Allen, L. H. (USDA-ARS & Agronomy Department, University of Florida, P.O. Box 110965, Gainesville, Florida, 32611-0965; Phone: 352-392-8194; Fax: 352-392-6139; Email:


Soil Organic Carbon and Nitrogen Accumulation of Rhizoma Perennial Peanut and Bahiagrass Grown under Elevated CO2 and Temperature


L.H. Allen*, S.L. Albrecht, K.J. Boote, J.M.G. Thomas, K. Skirvin, S.D. Nelson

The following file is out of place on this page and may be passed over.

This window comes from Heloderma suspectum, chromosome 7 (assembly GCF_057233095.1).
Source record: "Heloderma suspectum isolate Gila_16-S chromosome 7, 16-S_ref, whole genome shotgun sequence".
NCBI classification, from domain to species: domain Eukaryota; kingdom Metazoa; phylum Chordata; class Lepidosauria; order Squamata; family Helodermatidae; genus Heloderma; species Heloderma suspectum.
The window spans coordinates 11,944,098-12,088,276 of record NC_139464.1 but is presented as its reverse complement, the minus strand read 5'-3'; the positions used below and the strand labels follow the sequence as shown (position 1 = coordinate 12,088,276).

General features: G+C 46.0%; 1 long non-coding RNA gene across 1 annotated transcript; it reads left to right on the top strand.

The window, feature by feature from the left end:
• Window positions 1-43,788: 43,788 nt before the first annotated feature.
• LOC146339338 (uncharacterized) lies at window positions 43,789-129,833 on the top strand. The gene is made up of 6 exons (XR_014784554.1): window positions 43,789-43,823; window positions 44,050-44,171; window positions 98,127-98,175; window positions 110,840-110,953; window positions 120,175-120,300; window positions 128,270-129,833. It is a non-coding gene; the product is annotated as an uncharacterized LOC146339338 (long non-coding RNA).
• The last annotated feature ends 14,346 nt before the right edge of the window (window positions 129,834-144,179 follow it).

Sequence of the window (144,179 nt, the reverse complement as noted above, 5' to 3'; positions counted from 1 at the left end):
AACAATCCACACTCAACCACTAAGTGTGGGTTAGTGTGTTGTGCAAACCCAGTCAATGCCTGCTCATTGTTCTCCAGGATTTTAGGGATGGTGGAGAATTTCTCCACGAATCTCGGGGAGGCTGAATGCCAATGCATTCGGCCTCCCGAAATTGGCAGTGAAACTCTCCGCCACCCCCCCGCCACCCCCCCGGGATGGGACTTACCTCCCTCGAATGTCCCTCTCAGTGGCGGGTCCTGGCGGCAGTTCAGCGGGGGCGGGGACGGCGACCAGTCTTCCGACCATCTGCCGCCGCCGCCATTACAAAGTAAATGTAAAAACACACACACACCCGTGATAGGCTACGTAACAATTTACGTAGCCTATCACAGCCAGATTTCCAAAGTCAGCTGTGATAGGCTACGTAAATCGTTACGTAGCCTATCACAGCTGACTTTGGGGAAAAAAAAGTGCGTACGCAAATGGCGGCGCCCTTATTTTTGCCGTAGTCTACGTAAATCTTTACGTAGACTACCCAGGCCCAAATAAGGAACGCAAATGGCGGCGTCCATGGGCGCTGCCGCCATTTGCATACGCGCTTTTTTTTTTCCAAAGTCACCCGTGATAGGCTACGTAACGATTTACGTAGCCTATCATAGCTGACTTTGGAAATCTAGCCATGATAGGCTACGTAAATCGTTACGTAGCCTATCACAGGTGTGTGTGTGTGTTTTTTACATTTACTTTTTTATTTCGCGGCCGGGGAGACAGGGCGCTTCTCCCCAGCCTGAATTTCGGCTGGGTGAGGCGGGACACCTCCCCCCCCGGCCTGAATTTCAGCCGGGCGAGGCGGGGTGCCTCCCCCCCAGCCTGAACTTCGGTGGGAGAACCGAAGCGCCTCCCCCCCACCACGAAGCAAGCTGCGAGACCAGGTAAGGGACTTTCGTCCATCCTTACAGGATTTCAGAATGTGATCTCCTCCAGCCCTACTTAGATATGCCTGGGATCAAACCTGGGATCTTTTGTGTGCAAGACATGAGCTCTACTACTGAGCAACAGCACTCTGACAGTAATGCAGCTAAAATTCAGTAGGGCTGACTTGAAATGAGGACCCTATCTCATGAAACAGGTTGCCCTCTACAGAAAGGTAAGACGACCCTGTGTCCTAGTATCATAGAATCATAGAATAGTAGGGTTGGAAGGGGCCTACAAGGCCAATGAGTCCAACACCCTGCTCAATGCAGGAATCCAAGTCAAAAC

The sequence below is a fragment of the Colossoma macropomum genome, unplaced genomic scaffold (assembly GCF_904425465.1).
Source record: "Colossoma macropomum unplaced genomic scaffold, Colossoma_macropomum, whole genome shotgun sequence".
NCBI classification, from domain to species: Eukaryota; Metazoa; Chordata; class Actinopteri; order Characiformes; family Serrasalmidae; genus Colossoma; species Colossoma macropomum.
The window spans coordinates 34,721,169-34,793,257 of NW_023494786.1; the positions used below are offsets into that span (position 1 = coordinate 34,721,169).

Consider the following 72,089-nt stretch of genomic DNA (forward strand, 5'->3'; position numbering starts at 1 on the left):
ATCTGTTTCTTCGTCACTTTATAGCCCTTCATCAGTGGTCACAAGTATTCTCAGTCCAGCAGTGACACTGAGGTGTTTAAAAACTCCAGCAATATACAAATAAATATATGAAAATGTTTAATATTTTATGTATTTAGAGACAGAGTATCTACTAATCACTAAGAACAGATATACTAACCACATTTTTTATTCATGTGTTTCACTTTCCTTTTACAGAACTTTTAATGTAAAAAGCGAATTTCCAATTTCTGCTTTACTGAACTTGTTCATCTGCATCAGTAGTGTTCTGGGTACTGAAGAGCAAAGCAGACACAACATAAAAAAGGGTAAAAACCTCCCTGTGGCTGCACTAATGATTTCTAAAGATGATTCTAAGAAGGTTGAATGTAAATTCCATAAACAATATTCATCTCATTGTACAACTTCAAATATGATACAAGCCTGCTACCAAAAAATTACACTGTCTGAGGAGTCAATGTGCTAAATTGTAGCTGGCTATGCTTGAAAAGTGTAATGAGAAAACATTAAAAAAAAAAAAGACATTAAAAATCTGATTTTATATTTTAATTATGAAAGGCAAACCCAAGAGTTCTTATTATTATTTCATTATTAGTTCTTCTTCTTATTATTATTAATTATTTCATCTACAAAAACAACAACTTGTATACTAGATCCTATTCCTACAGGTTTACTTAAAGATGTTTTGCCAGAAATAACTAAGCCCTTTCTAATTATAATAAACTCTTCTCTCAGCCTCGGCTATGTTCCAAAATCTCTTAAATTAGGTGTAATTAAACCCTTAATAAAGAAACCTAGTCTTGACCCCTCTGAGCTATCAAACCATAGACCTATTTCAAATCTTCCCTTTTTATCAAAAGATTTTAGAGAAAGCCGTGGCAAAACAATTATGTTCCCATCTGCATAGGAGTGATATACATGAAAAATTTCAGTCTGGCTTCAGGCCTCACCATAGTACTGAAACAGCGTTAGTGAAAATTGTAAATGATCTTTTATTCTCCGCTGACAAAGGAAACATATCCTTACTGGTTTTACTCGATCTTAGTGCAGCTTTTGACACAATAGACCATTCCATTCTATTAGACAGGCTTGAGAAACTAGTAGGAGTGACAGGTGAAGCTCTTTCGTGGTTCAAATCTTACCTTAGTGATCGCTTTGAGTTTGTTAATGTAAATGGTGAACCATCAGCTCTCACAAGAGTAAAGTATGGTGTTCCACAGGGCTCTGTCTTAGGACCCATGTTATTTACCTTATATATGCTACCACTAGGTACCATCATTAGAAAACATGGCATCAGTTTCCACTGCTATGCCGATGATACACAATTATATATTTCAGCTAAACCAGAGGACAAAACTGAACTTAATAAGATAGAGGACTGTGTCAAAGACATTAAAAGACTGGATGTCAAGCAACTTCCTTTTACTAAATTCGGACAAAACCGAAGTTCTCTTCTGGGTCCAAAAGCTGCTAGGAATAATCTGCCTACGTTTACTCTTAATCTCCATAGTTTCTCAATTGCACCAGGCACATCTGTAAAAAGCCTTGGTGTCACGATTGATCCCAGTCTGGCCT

Carbon sequestration in soils might mitigate the increase of CO2 in the atmosphere. Rhizoma perennial peanut (RPP) and bahiagrass (BG) were grown at Gainesville, FL in field soil plots at four temperature zones (baseline-ambient, +1.5, +3.0, and +4.5 Celsius) in temperature-gradient greenhouses at 360 and 700 ppm CO2 from 1995 to 2000. In addition to measurements of growth and herbage yield, soil samples from the top 20 cm of each plot were collected in February 1995 before establishment, and before new growth began each year thereafter, including December 2000 when the study ended. February 1995 and December 2000 samples were analyzed for soil organic carbon (SOC) and nitrogen (SON) for each species, CO2 concentration, and temperature. First, across all treatments of the six-year period, SOC increased 26% and SON increased 34%. Mean SOC increase was 1.396 and 0.746 g/kg in BG and RPP, respectively, indicating that BG sequestered more SOC than RPP. Mean SOC gain of BG at 700 and 360 ppm CO2 was 1.450 and 1.343 g/kg, respectively, indicating that elevated CO2 caused only a slight increase in SOC. However, mean increase of RPP at 700 and 360 ppm CO2 was 0.949 g/kg and 0.544 g/kg, respectively, indicating that elevated CO2 caused a significant increase in SOC in RPP plots. No response of SOC to temperature was found in BG, but SOC decreased with temperature in RPP plots. Growth of both forages caused an increase in SOC, but responses to CO2 and temperature were species dependent. Generally, SON responses were similar to SOC, but SON was much less affected by CO2 concentration. From these data we calculated a SOC accumulation of 540 kg/ha per year from the 6 years of data. Removing the CO2 effect gave 425 kg/ha per year of SOC. In 1998, from a side by side comparison of soils under continuous tillage (winter small grain crops or fallow) and under 15-years of continuous unharvested RPP at Gainesville, FL, Allen and Nelson (unpublished), found 370 kg/ha per year accumulation of SOC for RPP. This is consistent with RPP accumulating less SOC than BG. Comparing data, W.A. Albrecht (1938) reported an accumulation of 380 kg/ha per year across a 14-year red clover study in Missouri. K.N. Potter et al. (1999) reported an accumulation of 450 kg/ha per year for a 60-year study of degraded Texas blackland prairie soils returned to grasslands. These SOC accumulation rates are within the range of values found by A.J. Franzluebbers et al. for Southeastern USA data that were presented in several reports at the 2004 meetings of the American Society of Agronomy, October 31-November 4, Seattle, WA.